Home New York Knicks New York Knicks: Marcus Morris, Dirty Business But Good Business

New York Knicks: Marcus Morris, Dirty Business But Good Business

by Shaun Chornobroff
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It’s never a New York Knicks offseason without a bunch of disappointment and a good amount of controversy. This past offseason was filled with both for Knicks fans.

The offseason started with Kyrie Irving and Kevin Durant rejecting the Knicks in favor of crosstown rival Brooklyn Nets,  The controversy did not end there as the Knicks acquisition of Marcus Morris was marred in controversy.

The Knicks signed Morris to a one-year deal worth $15 million over the offseason, per Shams Charania of The Athletic and Stadium.

Prior to Morris signing with the Knicks, he had verbally agreed to a two-year $20 million contract with the Spurs, per Adrian Wojnarowski and Marc Spears from ESPN. The Spurs cleared cap space to sign Morris under the mid-level exception before he chose to go to New York.



The contract was agreed to during the NBA’s moratorium period so he never officially signed with the Spurs, giving the Knicks time to swoop in.

While situations like Morris’ are rare they are not unprecedented.  DeAndre Jordan stayed with the Clippers in 2015 even though he originally agreed to sign with the Mavericks.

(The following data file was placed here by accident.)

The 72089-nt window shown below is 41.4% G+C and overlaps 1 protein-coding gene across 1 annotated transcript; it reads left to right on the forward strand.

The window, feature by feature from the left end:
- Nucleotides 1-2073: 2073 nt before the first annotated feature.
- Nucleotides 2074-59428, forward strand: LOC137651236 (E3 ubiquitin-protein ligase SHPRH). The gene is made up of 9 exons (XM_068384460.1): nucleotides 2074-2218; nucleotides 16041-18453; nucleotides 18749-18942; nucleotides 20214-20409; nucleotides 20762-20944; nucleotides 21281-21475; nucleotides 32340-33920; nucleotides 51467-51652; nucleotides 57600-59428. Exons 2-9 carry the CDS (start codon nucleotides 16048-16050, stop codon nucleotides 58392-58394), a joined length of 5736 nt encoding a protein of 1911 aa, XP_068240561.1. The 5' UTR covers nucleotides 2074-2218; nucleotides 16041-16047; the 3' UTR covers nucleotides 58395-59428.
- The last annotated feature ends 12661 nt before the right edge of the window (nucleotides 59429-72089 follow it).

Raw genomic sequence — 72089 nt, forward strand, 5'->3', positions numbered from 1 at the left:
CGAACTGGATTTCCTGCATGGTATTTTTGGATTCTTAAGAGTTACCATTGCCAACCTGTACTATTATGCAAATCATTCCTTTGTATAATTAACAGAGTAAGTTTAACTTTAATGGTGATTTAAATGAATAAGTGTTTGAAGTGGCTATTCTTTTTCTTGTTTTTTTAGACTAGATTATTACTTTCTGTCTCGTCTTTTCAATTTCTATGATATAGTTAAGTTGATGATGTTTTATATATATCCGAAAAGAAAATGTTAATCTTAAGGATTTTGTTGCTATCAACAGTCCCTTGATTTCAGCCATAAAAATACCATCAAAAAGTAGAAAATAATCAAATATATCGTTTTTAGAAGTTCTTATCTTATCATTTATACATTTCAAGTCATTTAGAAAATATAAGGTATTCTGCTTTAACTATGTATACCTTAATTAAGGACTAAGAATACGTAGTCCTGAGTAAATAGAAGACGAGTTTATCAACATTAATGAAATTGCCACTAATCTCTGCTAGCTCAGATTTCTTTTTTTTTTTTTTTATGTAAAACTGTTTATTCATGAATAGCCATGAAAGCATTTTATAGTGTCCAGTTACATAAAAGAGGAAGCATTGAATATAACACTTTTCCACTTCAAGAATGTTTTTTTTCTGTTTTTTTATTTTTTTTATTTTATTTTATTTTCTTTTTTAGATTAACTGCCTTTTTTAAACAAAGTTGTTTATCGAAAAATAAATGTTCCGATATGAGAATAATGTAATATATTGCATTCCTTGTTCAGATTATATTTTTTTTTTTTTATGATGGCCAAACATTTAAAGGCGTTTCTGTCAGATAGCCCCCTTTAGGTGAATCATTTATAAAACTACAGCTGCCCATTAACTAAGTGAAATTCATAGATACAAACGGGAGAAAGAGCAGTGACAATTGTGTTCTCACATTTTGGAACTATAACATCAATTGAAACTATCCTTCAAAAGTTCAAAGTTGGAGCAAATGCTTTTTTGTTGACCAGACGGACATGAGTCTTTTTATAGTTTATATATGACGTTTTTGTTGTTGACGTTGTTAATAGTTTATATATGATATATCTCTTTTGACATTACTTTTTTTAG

Morris’ decision clearly upset those around the Spurs organization. In October Spurs coach Gregg Popovich was asked about Morris and took the opportunity to insult the Knicks.

The interaction went like this.

Reporter: “Did the Knicks act unprofessionally in the Marcus Morris situation?”

Popovich: “Who signed him?”

Reporter: “The Knicks.”

Popovich: “There you go.”

The reality of the situation is that the Knicks were unethical. Marcus Morris had verbally agreed to a contract with the Spurs and that did not stop the Knicks from stealing Morris out from under them.

The Knicks legally did nothing wrong but they played in a moral gray area to get a player they wanted and rightfully, got criticized for it.

With that said, the deal may have been morally incorrect but the reality is it was just good business.

Marcus Morris has arguably been the Knicks’ most consistent player in a season that lacks consistency.

Morris leads the team in scoring with 19.3 points per game as of Tuesday, is second in rebounding with 6.3 rebounds per game and is in the top five in both steals and blocks. Morris has been the Knicks’ most consistent player from the free-throw line shooting 84 percent.

The Knicks are the worst free-throw shooting team in the NBA shooting only 67 percent, five percent behind the 29th ranked Charlotte Hornets.

Morris has also been a valuable addition to the locker room. His constant energy on the floor is contagious to those around him.

Morris has also served as a mentor to younger players. Many have noticed Morris’s relationship with 21-year old point guard Frank Ntilikina who has made a noticeable improvement from his first two years in the league and seems to have come into his own.

All in all, the Marcus Morris deal from a PR and reputation standpoint was not a good look for the Knicks, from a pure basketball standpoint it was a savvy offseason addition that was well worth the criticism.

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